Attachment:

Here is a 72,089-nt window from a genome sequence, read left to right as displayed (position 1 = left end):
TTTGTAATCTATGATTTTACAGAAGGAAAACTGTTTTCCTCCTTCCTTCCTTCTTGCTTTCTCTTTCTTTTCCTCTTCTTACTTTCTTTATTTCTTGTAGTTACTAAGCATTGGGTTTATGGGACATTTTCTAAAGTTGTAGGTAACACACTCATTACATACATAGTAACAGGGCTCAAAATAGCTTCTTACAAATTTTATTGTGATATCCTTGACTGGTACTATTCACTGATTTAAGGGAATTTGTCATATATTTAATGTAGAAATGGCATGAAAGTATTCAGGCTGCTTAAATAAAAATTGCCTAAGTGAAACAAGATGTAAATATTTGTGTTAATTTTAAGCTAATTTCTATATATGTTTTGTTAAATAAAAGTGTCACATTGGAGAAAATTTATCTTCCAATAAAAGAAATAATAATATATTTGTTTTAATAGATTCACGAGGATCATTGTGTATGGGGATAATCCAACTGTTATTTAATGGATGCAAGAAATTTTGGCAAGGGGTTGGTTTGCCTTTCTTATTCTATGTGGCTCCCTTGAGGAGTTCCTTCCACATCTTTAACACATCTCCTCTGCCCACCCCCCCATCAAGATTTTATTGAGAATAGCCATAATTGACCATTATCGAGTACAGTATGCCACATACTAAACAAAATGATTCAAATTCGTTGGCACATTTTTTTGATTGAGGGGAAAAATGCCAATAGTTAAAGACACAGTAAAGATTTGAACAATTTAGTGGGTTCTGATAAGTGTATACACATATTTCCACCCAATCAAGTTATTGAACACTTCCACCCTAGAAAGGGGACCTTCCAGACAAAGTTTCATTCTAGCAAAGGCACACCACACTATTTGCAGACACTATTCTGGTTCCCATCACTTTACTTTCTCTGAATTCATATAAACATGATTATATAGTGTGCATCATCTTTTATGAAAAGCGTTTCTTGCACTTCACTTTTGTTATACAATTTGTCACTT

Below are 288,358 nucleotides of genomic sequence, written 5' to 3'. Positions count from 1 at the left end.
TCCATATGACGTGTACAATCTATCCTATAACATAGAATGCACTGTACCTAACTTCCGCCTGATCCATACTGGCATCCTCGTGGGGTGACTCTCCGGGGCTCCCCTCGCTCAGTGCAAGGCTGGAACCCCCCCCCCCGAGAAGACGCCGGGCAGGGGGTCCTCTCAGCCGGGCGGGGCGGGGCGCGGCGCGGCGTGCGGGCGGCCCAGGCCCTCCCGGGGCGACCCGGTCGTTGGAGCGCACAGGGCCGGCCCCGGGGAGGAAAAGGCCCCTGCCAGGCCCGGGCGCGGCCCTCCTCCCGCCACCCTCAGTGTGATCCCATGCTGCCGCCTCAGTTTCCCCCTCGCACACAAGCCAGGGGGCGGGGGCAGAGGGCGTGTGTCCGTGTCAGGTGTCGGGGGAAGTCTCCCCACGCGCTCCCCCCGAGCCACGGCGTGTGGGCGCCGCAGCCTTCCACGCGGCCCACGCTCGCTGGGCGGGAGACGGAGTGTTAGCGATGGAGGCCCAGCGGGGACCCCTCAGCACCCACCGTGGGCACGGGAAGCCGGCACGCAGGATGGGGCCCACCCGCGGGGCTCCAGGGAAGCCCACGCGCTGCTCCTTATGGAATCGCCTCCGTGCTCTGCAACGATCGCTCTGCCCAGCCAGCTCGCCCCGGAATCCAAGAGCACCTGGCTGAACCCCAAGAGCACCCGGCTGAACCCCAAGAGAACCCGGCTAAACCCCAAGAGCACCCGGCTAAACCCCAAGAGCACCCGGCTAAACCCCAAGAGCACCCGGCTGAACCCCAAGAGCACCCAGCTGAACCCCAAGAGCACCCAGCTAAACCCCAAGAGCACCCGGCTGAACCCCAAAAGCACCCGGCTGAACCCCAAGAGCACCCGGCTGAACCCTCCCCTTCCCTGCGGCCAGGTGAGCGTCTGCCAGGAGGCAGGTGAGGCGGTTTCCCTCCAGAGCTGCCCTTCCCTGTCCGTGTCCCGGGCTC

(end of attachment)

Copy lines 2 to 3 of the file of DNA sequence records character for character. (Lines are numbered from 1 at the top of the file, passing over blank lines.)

TTTGTAATCTATGATTTTACAGAAGGAAAACTGTTTTCCTCCTTCCTTCCTTCTTGCTTTCTCTTTCTTTTCCTCTTCTTACTTTCTTTATTTCTTGTAGTTACTAAGCATTGGGTTTATGGGACATTTTCTAAAGTTGTAGGTAACACACTCATTACATACATAGTAACAGGGCTCAAAATAGCTTCTTACAAATTTTATTGTGATATCCTTGACTGGTACTATTCACTGATTTAAGGGAATTTGTCATATATTTAATGTAGAAATGGCATGAAAGTATTCAGGCTGCTTAAATAAAAATTGCCTAAGTGAAACAAGATGTAAATATTTGTGTTAATTTTAAGCTAATTTCTATATATGTTTTGTTAAATAAAAGTGTCACATTGGAGAAAATTTATCTTCCAATAAAAGAAATAATAATATATTTGTTTTAATAGATTCACGAGGATCATTGTGTATGGGGATAATCCAACTGTTATTTAATGGATGCAAGAAATTTTGGCAAGGGGTTGGTTTGCCTTTCTTATTCTATGTGGCTCCCTTGAGGAGTTCCTTCCACATCTTTAACACATCTCCTCTGCCCACCCCCCCATCAAGATTTTATTGAGAATAGCCATAATTGACCATTATCGAGTACAGTATGCCACATACTAAACAAAATGATTCAAATTCGTTGGCACATTTTTTTGATTGAGGGGAAAAATGCCAATAGTTAAAGACACAGTAAAGATTTGAACAATTTAGTGGGTTCTGATAAGTGTATACACATATTTCCACCCAATCAAGTTATTGAACACTTCCACCCTAGAAAGGGGACCTTCCAGACAAAGTTTCATTCTAGCAAAGGCACACCACACTATTTGCAGACACTATTCTGGTTCCCATCACTTTACTTTCTCTGAATTCATATAAACATGATTATATAGTGTGCATCATCTTTTATGAAAAGCGTTTCTTGCACTTCACTTTTGTTATACAATTTGTCACTT

Below are 288,358 nucleotides of genomic sequence, written 5' to 3'. Positions count from 1 at the left end.